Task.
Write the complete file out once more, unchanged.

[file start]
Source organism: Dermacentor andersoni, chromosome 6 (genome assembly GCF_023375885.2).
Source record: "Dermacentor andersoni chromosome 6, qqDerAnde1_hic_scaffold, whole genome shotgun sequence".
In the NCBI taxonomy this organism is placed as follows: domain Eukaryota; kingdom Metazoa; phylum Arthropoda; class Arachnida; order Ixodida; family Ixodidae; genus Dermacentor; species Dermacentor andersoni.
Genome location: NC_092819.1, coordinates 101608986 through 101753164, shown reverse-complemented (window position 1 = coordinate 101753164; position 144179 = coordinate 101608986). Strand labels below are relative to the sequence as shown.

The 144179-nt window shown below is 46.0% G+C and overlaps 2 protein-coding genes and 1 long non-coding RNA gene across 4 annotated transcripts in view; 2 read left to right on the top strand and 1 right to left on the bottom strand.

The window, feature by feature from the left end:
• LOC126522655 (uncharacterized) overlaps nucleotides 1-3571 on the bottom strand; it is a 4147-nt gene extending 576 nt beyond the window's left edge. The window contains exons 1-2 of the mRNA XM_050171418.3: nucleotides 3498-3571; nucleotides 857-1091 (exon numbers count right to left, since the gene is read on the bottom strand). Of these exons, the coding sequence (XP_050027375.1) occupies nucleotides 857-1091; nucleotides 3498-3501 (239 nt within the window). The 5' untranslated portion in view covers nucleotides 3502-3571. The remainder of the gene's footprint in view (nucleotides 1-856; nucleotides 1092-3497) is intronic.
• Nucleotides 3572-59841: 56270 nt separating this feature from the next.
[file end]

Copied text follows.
Source organism: Dermacentor andersoni, chromosome 6 (genome assembly GCF_023375885.2).
Source record: "Dermacentor andersoni chromosome 6, qqDerAnde1_hic_scaffold, whole genome shotgun sequence".
In the NCBI taxonomy this organism is placed as follows: domain Eukaryota; kingdom Metazoa; phylum Arthropoda; class Arachnida; order Ixodida; family Ixodidae; genus Dermacentor; species Dermacentor andersoni.
Genome location: NC_092819.1, coordinates 101608986 through 101753164, shown reverse-complemented (window position 1 = coordinate 101753164; position 144179 = coordinate 101608986). Strand labels below are relative to the sequence as shown.

The 144179-nt window shown below is 46.0% G+C and overlaps 2 protein-coding genes and 1 long non-coding RNA gene across 4 annotated transcripts in view; 2 read left to right on the top strand and 1 right to left on the bottom strand.

The window, feature by feature from the left end:
• LOC126522655 (uncharacterized) overlaps nucleotides 1-3571 on the bottom strand; it is a 4147-nt gene extending 576 nt beyond the window's left edge. The window contains exons 1-2 of the mRNA XM_050171418.3: nucleotides 3498-3571; nucleotides 857-1091 (exon numbers count right to left, since the gene is read on the bottom strand). Of these exons, the coding sequence (XP_050027375.1) occupies nucleotides 857-1091; nucleotides 3498-3501 (239 nt within the window). The 5' untranslated portion in view covers nucleotides 3502-3571. The remainder of the gene's footprint in view (nucleotides 1-856; nucleotides 1092-3497) is intronic.
• Nucleotides 3572-59841: 56270 nt separating this feature from the next.